Various orbiters, landers and rovers that have explored Mars in the past three decades have revealed tantalizing evidence of the conditions for life, from frozen water at the planet’s North Pole to methane plumes in the atmosphere. For atmospheric scientist Joel Levine, the evidence has made the case for flying an airplane over Mars stronger than ever.

Levine champions the ARES Mars airplane mission at NASA’s Langley Research Center in Hampton, VA. He believes that a robotic, rocket-powered airplane is the perfect platform for unraveling the red planet’s biggest mysteries. Soaring at an altitude of 1.6 kilometers, an airplane could cover hundreds of kilometers, gathering visual images and remote sensing data that it transmits back to Earth. (10/7)

Roomy Addition for Space Station Ready to Launch (Source: SpaceFlightNow.com)
An Italian-made module that will give the International Space Station a float-in closet and help ease the outpost's storage woes arrived at the launch pad this morning for loading aboard space shuttle Discovery. The Permanent Multipurpose Module has visited the station seven times already as the "Leonardo" reusable cargo hauler. But since its most recent flight in April, ground crews have modified and armored the cylindrical vessel for its new role as a long-term fixture in orbit. (10/7)

Why Did We Go To The Moon? (Source: Discovery)
Nearly four decades have passed since humans last walked on the moon. Sure, we've talked about going back ever since, but we're still waiting for someone to step up to the plate and repeat that "one giant leap for mankind." Why did we travel to the moon to begin with? To answer that question, I talked to Roger D. Launius, senior curator of the Smithsonian's National Air and Space Museum. "The driving reason was Cold War competition with the Soviet Union," Launius said. "Without that, it wouldn't have happened." Click here to read the article. (10/7)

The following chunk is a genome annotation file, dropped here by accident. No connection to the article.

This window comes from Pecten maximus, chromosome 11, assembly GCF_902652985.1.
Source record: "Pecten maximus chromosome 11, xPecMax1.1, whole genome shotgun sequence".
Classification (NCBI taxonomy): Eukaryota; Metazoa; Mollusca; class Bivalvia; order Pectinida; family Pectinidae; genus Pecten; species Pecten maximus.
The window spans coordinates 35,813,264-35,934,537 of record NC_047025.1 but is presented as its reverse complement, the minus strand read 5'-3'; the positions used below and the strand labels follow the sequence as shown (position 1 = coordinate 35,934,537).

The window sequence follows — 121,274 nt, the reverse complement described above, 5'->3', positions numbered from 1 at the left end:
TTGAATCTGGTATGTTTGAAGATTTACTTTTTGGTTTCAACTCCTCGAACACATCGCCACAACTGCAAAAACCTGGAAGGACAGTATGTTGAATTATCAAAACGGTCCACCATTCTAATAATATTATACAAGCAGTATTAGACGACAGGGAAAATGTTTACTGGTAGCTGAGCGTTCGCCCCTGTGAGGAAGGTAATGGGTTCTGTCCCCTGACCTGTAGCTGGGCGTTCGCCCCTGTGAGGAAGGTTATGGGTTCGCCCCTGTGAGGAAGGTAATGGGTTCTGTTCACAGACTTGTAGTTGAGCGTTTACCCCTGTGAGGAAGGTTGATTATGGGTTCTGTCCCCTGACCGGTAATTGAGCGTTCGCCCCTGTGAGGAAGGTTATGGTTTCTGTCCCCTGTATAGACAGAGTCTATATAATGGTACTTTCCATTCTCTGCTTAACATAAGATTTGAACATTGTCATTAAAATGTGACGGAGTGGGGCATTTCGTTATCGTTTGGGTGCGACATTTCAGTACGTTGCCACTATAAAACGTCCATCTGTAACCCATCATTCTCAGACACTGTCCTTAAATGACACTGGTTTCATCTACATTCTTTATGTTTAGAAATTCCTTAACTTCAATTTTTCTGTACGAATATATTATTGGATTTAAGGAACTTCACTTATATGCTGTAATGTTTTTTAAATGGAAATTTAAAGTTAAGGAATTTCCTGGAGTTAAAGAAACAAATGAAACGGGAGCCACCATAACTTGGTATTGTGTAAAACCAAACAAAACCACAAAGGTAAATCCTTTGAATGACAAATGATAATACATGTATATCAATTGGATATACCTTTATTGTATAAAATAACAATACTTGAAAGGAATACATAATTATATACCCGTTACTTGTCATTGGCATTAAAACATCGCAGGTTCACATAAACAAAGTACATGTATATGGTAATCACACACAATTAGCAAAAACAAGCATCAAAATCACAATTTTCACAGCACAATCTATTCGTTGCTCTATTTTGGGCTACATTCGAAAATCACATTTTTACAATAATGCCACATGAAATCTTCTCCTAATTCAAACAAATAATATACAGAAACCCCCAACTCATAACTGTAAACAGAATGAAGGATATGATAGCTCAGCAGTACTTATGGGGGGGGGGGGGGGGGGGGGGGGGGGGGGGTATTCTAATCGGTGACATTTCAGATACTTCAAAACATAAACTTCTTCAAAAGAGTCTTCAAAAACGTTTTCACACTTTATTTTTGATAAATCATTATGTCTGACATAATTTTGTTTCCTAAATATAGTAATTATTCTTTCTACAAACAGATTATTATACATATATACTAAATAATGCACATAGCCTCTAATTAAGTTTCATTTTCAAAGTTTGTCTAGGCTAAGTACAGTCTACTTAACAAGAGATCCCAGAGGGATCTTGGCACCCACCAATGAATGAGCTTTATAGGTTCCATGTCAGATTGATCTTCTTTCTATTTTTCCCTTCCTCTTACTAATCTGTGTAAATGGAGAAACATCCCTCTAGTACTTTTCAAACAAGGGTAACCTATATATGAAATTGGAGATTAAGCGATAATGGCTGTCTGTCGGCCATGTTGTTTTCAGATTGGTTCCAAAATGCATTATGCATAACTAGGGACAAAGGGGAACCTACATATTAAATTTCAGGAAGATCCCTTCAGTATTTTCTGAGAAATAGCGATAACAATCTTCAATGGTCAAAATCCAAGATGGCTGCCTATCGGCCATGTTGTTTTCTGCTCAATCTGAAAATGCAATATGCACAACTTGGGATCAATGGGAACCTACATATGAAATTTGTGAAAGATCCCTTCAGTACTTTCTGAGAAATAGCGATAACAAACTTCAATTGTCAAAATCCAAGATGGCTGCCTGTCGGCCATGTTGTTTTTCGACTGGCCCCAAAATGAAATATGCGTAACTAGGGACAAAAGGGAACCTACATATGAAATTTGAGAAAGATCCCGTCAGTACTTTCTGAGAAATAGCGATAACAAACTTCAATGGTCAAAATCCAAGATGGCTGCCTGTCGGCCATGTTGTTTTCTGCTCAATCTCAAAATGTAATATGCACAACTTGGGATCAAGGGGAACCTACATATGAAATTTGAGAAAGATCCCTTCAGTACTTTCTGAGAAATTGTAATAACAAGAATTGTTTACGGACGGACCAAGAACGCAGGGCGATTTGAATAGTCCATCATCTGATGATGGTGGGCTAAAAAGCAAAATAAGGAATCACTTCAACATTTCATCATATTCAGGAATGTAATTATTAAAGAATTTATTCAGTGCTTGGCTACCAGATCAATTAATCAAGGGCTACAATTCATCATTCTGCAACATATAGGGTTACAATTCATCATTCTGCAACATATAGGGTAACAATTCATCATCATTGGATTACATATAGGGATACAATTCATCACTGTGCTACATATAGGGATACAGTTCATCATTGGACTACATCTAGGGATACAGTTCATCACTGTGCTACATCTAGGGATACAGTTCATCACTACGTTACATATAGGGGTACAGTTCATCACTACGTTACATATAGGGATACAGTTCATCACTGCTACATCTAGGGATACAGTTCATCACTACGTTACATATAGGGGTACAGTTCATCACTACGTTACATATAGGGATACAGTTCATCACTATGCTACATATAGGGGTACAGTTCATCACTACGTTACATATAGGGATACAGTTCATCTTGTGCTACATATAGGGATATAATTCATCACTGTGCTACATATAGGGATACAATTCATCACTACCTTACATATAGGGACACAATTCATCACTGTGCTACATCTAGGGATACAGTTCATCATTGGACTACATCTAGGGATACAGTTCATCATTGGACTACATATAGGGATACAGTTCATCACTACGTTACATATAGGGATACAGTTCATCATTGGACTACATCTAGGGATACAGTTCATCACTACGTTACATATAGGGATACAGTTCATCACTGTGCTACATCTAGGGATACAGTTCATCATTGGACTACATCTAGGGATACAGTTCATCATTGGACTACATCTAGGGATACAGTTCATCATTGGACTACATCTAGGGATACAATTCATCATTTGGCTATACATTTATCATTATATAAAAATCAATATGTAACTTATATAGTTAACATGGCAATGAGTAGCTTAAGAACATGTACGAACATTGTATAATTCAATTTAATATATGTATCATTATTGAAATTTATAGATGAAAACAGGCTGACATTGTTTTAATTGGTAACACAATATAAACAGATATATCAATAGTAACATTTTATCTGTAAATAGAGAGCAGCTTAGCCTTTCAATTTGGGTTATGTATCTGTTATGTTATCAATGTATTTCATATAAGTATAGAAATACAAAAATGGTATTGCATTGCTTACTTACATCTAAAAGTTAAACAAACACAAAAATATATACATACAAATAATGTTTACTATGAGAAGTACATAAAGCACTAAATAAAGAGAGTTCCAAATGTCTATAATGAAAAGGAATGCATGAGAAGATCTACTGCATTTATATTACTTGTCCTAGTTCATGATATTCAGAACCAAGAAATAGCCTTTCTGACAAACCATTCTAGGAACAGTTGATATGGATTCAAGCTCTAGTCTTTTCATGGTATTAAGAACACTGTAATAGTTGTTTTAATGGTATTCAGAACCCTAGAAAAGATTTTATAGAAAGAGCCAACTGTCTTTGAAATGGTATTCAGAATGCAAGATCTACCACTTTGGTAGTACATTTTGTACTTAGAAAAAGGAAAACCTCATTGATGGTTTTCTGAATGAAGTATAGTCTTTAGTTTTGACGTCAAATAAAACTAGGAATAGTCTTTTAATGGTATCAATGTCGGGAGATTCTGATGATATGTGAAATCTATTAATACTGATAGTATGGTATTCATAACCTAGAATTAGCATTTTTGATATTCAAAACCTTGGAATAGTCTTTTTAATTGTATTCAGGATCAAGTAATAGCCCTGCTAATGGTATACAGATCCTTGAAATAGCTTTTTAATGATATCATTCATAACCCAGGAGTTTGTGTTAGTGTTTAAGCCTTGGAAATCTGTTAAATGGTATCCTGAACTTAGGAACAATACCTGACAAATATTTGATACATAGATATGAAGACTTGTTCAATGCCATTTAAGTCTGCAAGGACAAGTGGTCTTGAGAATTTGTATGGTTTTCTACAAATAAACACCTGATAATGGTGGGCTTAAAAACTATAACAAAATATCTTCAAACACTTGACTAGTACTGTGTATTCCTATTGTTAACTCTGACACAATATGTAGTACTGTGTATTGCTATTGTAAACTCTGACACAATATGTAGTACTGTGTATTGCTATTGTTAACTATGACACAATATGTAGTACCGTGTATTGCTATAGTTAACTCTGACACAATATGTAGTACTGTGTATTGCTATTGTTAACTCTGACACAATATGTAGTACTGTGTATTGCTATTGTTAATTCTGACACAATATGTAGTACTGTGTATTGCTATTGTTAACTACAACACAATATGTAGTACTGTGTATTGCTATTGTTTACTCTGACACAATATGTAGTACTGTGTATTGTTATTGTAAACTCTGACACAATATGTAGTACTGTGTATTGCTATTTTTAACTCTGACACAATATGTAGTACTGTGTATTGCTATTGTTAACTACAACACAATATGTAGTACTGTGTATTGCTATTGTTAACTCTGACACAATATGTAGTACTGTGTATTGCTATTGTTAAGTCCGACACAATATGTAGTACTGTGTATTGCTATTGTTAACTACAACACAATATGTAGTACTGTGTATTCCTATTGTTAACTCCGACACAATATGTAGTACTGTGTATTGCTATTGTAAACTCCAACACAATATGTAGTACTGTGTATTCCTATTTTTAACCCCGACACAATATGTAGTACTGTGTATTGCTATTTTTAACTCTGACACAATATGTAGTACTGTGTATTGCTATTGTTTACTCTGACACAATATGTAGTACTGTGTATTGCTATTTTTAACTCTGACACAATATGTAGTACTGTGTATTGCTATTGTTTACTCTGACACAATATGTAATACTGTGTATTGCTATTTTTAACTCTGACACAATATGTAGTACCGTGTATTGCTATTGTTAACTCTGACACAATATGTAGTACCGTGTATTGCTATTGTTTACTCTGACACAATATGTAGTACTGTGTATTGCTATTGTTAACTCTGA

Twins Scheduled to Orbit Earth Together (Source: Florida Today)
It's pretty remarkable to have one astronaut in a family. But having two? Who happen to be identical twins? And will be in space together at the same time? Well, the stars have to be aligned for that to happen. Scott Kelly is scheduled to lift off today from Kazakhstan aboard a Russian Soyuz on a six-month mission to the International Space Station. His brother, Mark, is scheduled to command Endeavour on its last shuttle mission at the end of February. If Endeavour's launch date holds, that will mark the first time that siblings are in space together, NASA officials said. (10/7)

How to Find Out if Exo-Earths Host Life (Source: New Scientist)
So close, yet so far. Gliese 581 g is the first planet discovered that is the right mass and distance from its star for the surface to be awash with liquid water and perhaps life. Chances are we'll never know for sure without an armada of space telescopes, and their future looks uncertain. But a 2014 mission could tell us whether any habitable worlds with better viewing angles have signs of life.

To find evidence for life we would need to measure the light spectrum of the planet's atmosphere and look for the signature of water vapour, as well as possible by-products of life, such as oxygen and methane. That would mean launching an expensive array of space telescopes to tease out the faint glow of the planet from the powerful glare of its star. NASA and the European Space Agency were hoping to launch such a mission in 2014, called the Terrestrial Planet Finder (TPF), or Darwin.

But in 2006 NASA backed away from the mission, postponing it indefinitely to free up more funds for human space exploration. Darwin/TPF was dealt another blow this August, when a key panel of US astronomers failed to recommend its construction in the next decade. (10/7)

Culture Shlock: Space is Now Available (Source: San Jose Mercury News)
"Space... The Final Frontier." Star Trek was remarkable because, perhaps more than any other show, it sparked a generation of Americans' interest in the possibility of intergalactic travel. Trekkies or otherwise, anyone interested in the prospect of space travel, got a boost this past week from the announcement that astronomers had discovered a much sought-after "Goldilocks" planet, so named because it is neither too hot nor too cold, but "just right" for sustaining life.

At this early stage, a great deal more research must be conducted to determine whether Gliese 581g does, in fact, contain the essential building blocks for sustaining terrestrial life, including water, a gravitationally-controlled atmosphere, a stable surface climate, etc. There is also the problem of distance. Gliese 581g is located in the Alpha Centauri system, about 120 trillion miles away. That means that it would take a spaceship from earth, even traveling at light speed, 20 years to get there, more if there's traffic. (10/7)